When do you hope to release more new music and a full collection of new songs?
I really want to take my time before releasing any new material! I think it’s imperative that my current album lives it’s story and I hope that people around the world continue to listen to it! I’m working on many collaborations with some Indian artists and I hope to continue making some amazing music with some amazing people. I can happily say that I will release some more music this year!
How would you say that you have grown as an artist since you first starting making music?
I think making music has made me fat! Hahaha! But to be honest I think I feel that its every song I’ve written has been an improvement on my ability to play my instrument, or even sing better, and write better songs. I feel like making music feels like a video game, every improvement feels as if I’ve leveled up and makes me feel more powerful!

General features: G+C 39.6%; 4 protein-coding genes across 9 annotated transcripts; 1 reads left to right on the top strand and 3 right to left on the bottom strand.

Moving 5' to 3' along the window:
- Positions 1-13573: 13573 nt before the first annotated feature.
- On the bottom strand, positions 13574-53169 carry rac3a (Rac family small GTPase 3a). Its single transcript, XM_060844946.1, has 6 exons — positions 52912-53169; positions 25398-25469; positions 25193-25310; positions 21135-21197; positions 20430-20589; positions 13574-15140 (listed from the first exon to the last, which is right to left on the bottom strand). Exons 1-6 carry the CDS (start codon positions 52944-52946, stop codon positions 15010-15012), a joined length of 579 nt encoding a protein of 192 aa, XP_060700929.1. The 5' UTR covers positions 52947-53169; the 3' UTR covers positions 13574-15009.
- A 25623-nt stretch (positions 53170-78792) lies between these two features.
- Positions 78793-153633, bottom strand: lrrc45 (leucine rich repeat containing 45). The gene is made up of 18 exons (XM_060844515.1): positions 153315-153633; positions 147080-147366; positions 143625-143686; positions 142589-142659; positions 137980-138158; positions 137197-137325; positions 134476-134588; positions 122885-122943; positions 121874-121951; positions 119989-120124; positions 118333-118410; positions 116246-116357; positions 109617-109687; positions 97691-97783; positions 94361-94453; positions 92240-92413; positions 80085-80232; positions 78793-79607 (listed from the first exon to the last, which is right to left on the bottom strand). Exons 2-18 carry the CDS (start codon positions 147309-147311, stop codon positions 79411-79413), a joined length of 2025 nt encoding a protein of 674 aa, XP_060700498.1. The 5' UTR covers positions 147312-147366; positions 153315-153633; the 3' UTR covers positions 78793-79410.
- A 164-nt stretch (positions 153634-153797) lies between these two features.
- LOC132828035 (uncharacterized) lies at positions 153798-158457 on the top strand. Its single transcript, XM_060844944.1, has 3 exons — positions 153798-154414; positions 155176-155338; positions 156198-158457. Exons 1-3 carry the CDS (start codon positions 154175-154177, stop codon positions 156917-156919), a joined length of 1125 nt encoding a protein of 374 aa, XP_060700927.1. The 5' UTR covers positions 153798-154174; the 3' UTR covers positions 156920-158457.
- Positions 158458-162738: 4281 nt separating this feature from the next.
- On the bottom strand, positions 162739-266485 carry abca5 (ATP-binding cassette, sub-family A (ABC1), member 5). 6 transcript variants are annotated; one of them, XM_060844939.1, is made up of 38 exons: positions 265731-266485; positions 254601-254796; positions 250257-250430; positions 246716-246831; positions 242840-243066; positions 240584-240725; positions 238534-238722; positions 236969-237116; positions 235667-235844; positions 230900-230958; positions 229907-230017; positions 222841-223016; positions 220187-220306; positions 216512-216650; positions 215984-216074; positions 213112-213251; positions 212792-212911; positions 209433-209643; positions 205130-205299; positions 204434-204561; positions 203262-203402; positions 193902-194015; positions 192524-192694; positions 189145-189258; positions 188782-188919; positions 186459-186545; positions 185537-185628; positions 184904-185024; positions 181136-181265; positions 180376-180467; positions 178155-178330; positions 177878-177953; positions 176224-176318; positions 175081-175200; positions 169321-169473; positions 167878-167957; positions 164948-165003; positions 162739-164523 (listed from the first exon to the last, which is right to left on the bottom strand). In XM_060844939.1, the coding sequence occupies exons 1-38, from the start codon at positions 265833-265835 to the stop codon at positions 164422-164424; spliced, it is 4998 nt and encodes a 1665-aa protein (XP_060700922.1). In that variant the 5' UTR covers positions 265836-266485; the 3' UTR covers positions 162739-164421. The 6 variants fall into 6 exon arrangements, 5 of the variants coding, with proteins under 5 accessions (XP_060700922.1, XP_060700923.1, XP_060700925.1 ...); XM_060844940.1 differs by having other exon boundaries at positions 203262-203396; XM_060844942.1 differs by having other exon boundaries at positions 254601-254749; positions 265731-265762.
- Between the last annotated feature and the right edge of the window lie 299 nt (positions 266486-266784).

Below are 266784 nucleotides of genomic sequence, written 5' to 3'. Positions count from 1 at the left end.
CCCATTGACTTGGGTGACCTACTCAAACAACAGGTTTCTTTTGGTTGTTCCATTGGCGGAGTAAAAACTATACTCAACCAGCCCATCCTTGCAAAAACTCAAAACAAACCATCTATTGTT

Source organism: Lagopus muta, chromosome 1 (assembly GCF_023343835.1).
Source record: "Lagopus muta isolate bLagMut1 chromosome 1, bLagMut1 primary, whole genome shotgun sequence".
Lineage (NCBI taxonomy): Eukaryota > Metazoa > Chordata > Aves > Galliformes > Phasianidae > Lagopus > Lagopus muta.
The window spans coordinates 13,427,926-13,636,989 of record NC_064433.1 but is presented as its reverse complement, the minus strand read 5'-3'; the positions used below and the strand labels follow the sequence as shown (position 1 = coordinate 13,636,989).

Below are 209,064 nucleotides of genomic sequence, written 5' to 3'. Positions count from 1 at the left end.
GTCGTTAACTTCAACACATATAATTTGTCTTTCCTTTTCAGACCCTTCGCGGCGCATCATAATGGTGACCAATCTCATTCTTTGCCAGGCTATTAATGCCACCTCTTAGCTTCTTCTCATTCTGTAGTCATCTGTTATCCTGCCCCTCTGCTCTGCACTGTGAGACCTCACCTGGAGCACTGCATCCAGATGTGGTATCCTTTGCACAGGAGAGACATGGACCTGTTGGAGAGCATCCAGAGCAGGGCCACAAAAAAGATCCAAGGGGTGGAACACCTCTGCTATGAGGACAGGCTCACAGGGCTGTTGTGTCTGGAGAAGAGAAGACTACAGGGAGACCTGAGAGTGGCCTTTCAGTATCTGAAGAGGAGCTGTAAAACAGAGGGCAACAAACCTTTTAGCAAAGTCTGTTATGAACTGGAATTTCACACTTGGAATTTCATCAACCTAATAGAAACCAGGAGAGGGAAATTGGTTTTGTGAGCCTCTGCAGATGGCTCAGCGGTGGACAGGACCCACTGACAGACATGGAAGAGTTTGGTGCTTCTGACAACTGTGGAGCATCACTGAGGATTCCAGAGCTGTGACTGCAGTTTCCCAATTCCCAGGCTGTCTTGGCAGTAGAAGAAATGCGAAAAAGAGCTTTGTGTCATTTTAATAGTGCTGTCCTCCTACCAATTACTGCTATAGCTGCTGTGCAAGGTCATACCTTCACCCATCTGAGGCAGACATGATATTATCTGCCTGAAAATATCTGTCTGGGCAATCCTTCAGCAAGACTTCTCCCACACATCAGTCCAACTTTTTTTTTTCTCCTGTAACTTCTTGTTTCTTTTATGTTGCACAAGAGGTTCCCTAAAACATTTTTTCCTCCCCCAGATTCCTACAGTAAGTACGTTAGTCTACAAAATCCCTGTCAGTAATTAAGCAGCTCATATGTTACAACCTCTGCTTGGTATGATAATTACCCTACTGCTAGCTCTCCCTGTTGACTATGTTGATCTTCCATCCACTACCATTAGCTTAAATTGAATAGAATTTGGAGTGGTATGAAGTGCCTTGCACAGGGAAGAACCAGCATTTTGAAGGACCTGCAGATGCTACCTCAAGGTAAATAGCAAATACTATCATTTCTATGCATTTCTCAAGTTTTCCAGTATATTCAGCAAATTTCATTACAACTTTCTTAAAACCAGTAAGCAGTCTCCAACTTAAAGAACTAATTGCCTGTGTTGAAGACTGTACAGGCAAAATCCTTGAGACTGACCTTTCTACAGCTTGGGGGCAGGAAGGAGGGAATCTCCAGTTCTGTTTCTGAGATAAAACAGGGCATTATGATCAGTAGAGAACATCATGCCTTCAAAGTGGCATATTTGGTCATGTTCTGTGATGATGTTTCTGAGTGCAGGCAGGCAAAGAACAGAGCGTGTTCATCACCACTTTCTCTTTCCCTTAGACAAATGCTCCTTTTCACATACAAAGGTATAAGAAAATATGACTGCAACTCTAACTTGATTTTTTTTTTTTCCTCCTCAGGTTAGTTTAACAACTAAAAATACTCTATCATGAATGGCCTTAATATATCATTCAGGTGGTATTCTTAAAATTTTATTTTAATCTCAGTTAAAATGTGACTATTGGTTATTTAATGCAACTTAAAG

What do you think makes for an ideal show for you? What has been a favorite performance of yours so far? Do you have any upcoming shows this summer?
I really enjoy an intimate setting for my performances. Any performance where the audience is super comfortable and one where I can make people laugh. I’ve played a bunch of shows in many auditoria, and I still look back to a lot of those performances as some of my best ones. I think one of my best shows was actually my launch gig in Mumbai. It was a super intimate setting and the entire audience sat down, it was definitely a night to remember.